Engels Kozlov
Engels Vasilievich Kozlov – Soviet Russian painter, People's Artist of Russia, lived and worked in Leningrad – Saint Petersburg, regarded as one of representatives of the Leningrad school of painting, most famous for his genre and portrait painting....

, in landscapes by Nikolai Timkov
Nikolai Timkov
Nikolai Efimovich Timkov - Soviet Russian painter, Honored Artist of Russian Federation, a member of the Saint Petersburg Union of Artists , lived and worked in Leningrad, regarded as one of the leading representatives of the Leningrad school of painting, worldwide known for his landscape...

, Vladimir Ovchinnikov, Sergei Osipov
Sergei Ivanovich Osipov
Sergei Ivanovich Osipov was a Soviet Russian painter, graphic artist, and art teacher, lived and worked in Leningrad, a member of the Leningrad branch of Union of Artists of Russian Federation, regarded as one of the leading representatives of the Leningrad school of painting, most famous for his...

, Alexander Semionov, Arseny Semionov
Arseny Semionov
Arseny Nikiforovich Semionov - Soviet Russian painter and art teacher, lived and worked in Leningrad, a member of the Leningrad Union of Artists, regarded as one of the representatives of the Leningrad school of painting, most famous for his landscape and cityscape paintings.- Biography :Arseny...

, Vasily Golubev
Vasily Golubev
Vasily Vasilievich Golubev - Soviet, Russian painter, lived and worked in Leningrad, a member of the Leningrad Union of Artists, regarded as one of representatives of the Leningrad school of painting.- Biography :...

, Nikolai Galakhov
Nikolai Galakhov
Nikolai Nikolaevich Galakhov - Soviet, Russian painter, Honored Artist of the Russian Federation, living and working in Saint Petersburg, regarded as one of the representatives of the Leningrad school of painting, most famous for his landscape paintings....

, Dmitry Maevsky
Dmitry Maevsky
Dmitry Ivanovich Maevsky – Soviet Russian painter, lived and worked in Leningrad, a member of the Leningrad Union of Artists, regarded as one of representatives of the Leningrad school of painting, most famous for his lyrical landscapes.- Biography :...

, in genre paintings by Nikolai Pozdneev
Nikolai Pozdneev
Nikolai Matveevich Pozdneev - Soviet Russian painter, living and working in Leningrad, a member of the Leningrad Union of Artists, regarded as one of the leading representatives of the Leningrad school of painting, most famous for his genre and still life paintings.-Biography:Pozdneev Nikolai...

, Yuri Neprintsev
Yuri Neprintsev
Yuri Mikhailovich Neprintsev |Georgia]] - October 20, 1996, Saint Petersburg, Russia) - Soviet, Russian painter, graphic artist, art teacher, professor of the Repin Institute of Arts, People's Artist of USSR, a member of the Academy of Arts of the USSR, lived and worked in Leningrad, regarded by...

, Yevsey Moiseenko, Andrey Milnikov, Nina Veselova
Nina Veselova
Nina Leonidovna Veselova was a Russian Soviet realist painter and graphic artist, Doctor of art-criticism , who lived and worked in Leningrad, She was a member of the Leningrad Union of Artists, regarded as one of the brightest representatives of the Leningrad school of painting.- Biography :Nina...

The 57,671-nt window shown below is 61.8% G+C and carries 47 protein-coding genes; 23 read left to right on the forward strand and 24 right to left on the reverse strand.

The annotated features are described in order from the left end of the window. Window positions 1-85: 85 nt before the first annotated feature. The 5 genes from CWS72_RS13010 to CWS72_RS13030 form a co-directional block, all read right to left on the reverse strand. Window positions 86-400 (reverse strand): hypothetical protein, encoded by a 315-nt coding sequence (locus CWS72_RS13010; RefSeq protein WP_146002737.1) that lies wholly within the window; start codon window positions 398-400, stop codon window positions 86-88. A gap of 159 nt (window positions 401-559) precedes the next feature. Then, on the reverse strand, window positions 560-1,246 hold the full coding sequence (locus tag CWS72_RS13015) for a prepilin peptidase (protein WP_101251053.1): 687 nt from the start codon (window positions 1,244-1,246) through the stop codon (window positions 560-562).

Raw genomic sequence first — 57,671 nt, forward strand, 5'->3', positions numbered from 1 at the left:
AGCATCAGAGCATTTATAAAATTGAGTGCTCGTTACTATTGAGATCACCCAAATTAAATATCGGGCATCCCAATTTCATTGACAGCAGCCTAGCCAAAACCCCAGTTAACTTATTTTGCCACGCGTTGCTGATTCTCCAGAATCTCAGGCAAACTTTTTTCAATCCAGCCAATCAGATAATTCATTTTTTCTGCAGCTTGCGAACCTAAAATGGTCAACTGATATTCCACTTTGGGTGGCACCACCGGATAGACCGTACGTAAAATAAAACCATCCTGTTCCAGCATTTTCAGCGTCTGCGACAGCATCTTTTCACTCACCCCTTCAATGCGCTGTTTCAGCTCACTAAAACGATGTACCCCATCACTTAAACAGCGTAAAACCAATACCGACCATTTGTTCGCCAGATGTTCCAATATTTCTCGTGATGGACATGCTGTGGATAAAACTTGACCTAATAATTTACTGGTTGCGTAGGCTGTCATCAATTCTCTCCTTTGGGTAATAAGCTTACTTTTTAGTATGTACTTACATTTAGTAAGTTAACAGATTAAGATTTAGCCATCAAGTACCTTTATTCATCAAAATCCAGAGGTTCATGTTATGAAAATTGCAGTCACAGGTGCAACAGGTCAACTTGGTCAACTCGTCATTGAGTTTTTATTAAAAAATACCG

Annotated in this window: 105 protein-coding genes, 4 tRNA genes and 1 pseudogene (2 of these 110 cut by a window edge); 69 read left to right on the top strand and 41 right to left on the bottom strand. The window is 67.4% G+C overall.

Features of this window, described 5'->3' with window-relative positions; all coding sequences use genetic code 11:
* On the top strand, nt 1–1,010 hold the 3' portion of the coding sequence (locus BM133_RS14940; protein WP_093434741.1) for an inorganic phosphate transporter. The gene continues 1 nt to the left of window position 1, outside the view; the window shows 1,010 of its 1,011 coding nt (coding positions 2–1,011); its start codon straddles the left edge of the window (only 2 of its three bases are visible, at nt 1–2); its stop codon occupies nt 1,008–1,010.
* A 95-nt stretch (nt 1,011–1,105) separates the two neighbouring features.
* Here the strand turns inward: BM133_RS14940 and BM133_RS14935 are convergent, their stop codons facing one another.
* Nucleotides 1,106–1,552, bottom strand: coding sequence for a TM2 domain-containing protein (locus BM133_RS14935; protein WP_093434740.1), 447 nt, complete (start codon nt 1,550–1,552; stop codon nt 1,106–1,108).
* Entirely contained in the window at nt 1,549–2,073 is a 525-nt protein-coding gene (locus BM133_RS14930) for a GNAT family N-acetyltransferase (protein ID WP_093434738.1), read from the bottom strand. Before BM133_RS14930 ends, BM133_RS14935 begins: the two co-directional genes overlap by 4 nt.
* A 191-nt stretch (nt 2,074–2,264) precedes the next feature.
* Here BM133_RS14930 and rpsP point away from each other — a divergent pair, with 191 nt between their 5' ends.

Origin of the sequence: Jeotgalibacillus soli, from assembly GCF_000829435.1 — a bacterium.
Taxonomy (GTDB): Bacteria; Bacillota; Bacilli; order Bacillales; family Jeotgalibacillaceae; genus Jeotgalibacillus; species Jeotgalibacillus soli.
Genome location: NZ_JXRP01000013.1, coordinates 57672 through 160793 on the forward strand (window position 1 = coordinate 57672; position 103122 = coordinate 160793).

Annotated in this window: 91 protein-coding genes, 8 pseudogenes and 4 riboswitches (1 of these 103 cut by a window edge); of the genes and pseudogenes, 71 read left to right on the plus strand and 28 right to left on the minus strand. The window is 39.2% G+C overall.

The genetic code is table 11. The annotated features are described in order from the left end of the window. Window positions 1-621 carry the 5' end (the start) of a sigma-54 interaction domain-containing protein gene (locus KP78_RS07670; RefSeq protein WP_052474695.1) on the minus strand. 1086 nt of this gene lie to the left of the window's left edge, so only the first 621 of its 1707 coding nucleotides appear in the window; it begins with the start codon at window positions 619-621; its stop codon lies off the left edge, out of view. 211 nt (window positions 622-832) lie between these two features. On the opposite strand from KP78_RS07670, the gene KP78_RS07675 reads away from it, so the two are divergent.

, Mikhail Trufanov
Mikhail Trufanov
Mikhail Pavlovich Trufanov - Soviet, Russian painter, Honored Artist of the Russian Federation, lived and worked in Leningrad, regarded as one of the brightest representatives of the Leningrad school of painting, most famous for his portrait paintings.....

, Yuri Tulin
Yuri Tulin
Yuri Nilovich Tulin - Soviet, Russian painter, Honored Artist of the Russian Federation, lived and worked in Leningrad, regarded as one of the brightest representatives of the Leningrad school of painting, most famous for his portraits and historical paintings.- Biography :Yuri Nilovich Tulin was...

, Mikhail Natarevich
Mikhail Natarevich
Mikhail Davidovich Natarevich - Soviet, Russian painter, lived and worked in Leningrad, member of the Leningrad Union of Artists, regarded as one of the brightest representatives of the Leningrad school of painting.- Biography :...

, and others.

In 1957, the first all-Russian Congress of Soviet artists took place in Moscow. In 1960, the all-Russian Union of Artists was organized. Accordingly, these events influenced the art life in Moscow, Leningrad and the provinces. The scope of experimentation was broadened; in particular, this concerned the form and painterly and plastic language. Images of youths and students, rapidly changing villages and cities, virgin lands brought under cultivation, grandiose construction plans being realized in Siberia and the Volga region, great achievements of Soviet science and technology became the chief topics of the new painting. Heroes of the time – young scientists, workers, civil engineers, physicians – were made the most popular heroes of paintings.
In this period, life provided artists with plenty of thrilling topics, positive figures and images. Legacy of many great artists and art movements became available for study and public discussion again. This greatly broadened artists’ understanding of the realist method and widened its possibilities. It was the repeated renewal of the very conception of realism